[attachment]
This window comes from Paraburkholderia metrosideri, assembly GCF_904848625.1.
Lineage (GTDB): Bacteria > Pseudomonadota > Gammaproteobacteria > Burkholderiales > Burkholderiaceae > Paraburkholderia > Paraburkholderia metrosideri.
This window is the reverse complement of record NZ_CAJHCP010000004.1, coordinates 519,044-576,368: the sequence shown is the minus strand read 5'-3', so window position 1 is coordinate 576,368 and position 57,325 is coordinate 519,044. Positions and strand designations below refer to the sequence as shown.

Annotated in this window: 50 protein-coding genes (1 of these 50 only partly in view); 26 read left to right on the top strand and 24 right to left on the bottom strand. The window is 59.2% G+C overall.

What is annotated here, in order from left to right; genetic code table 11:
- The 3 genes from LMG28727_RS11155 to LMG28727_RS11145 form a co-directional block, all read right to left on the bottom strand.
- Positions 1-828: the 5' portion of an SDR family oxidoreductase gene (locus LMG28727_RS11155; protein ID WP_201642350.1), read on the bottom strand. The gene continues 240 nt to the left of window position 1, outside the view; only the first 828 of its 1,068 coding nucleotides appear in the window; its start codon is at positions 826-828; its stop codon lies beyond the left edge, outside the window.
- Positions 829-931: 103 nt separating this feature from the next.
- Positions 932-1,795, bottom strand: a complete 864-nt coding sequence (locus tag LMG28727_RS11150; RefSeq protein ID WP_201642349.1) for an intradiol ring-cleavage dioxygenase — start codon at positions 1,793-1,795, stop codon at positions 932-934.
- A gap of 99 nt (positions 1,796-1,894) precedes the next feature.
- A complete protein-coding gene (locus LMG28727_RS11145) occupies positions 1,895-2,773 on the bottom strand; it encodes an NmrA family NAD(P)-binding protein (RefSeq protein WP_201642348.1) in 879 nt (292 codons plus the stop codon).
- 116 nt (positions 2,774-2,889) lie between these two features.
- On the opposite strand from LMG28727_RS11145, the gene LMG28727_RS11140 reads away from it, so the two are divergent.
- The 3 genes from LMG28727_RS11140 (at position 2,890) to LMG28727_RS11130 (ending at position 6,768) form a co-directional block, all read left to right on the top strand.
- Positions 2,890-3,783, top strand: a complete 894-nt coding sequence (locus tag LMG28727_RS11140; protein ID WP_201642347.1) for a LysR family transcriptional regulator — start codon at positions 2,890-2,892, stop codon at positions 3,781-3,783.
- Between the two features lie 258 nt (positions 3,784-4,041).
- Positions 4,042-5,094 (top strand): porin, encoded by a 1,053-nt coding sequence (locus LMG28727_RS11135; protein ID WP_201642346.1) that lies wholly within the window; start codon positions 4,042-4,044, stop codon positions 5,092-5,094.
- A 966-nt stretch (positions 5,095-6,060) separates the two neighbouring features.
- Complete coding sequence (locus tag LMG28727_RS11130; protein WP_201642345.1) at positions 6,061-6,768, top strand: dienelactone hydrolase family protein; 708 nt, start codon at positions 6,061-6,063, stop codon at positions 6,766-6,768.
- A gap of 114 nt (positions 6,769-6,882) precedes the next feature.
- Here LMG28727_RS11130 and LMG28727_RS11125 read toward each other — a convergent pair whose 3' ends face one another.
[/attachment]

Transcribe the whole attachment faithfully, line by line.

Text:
This window comes from Paraburkholderia metrosideri, assembly GCF_904848625.1.
Lineage (GTDB): Bacteria > Pseudomonadota > Gammaproteobacteria > Burkholderiales > Burkholderiaceae > Paraburkholderia > Paraburkholderia metrosideri.
This window is the reverse complement of record NZ_CAJHCP010000004.1, coordinates 519,044-576,368: the sequence shown is the minus strand read 5'-3', so window position 1 is coordinate 576,368 and position 57,325 is coordinate 519,044. Positions and strand designations below refer to the sequence as shown.

Annotated in this window: 50 protein-coding genes (1 of these 50 only partly in view); 26 read left to right on the top strand and 24 right to left on the bottom strand. The window is 59.2% G+C overall.

What is annotated here, in order from left to right; genetic code table 11:
- The 3 genes from LMG28727_RS11155 to LMG28727_RS11145 form a co-directional block, all read right to left on the bottom strand.
- Positions 1-828: the 5' portion of an SDR family oxidoreductase gene (locus LMG28727_RS11155; protein ID WP_201642350.1), read on the bottom strand. The gene continues 240 nt to the left of window position 1, outside the view; only the first 828 of its 1,068 coding nucleotides appear in the window; its start codon is at positions 826-828; its stop codon lies beyond the left edge, outside the window.
- Positions 829-931: 103 nt separating this feature from the next.
- Positions 932-1,795, bottom strand: a complete 864-nt coding sequence (locus tag LMG28727_RS11150; RefSeq protein ID WP_201642349.1) for an intradiol ring-cleavage dioxygenase — start codon at positions 1,793-1,795, stop codon at positions 932-934.
- A gap of 99 nt (positions 1,796-1,894) precedes the next feature.
- A complete protein-coding gene (locus LMG28727_RS11145) occupies positions 1,895-2,773 on the bottom strand; it encodes an NmrA family NAD(P)-binding protein (RefSeq protein WP_201642348.1) in 879 nt (292 codons plus the stop codon).
- 116 nt (positions 2,774-2,889) lie between these two features.
- On the opposite strand from LMG28727_RS11145, the gene LMG28727_RS11140 reads away from it, so the two are divergent.
- The 3 genes from LMG28727_RS11140 (at position 2,890) to LMG28727_RS11130 (ending at position 6,768) form a co-directional block, all read left to right on the top strand.
- Positions 2,890-3,783, top strand: a complete 894-nt coding sequence (locus tag LMG28727_RS11140; protein ID WP_201642347.1) for a LysR family transcriptional regulator — start codon at positions 2,890-2,892, stop codon at positions 3,781-3,783.
- Between the two features lie 258 nt (positions 3,784-4,041).
- Positions 4,042-5,094 (top strand): porin, encoded by a 1,053-nt coding sequence (locus LMG28727_RS11135; protein ID WP_201642346.1) that lies wholly within the window; start codon positions 4,042-4,044, stop codon positions 5,092-5,094.
- A 966-nt stretch (positions 5,095-6,060) separates the two neighbouring features.
- Complete coding sequence (locus tag LMG28727_RS11130; protein WP_201642345.1) at positions 6,061-6,768, top strand: dienelactone hydrolase family protein; 708 nt, start codon at positions 6,061-6,063, stop codon at positions 6,766-6,768.
- A gap of 114 nt (positions 6,769-6,882) precedes the next feature.
- Here LMG28727_RS11130 and LMG28727_RS11125 read toward each other — a convergent pair whose 3' ends face one another.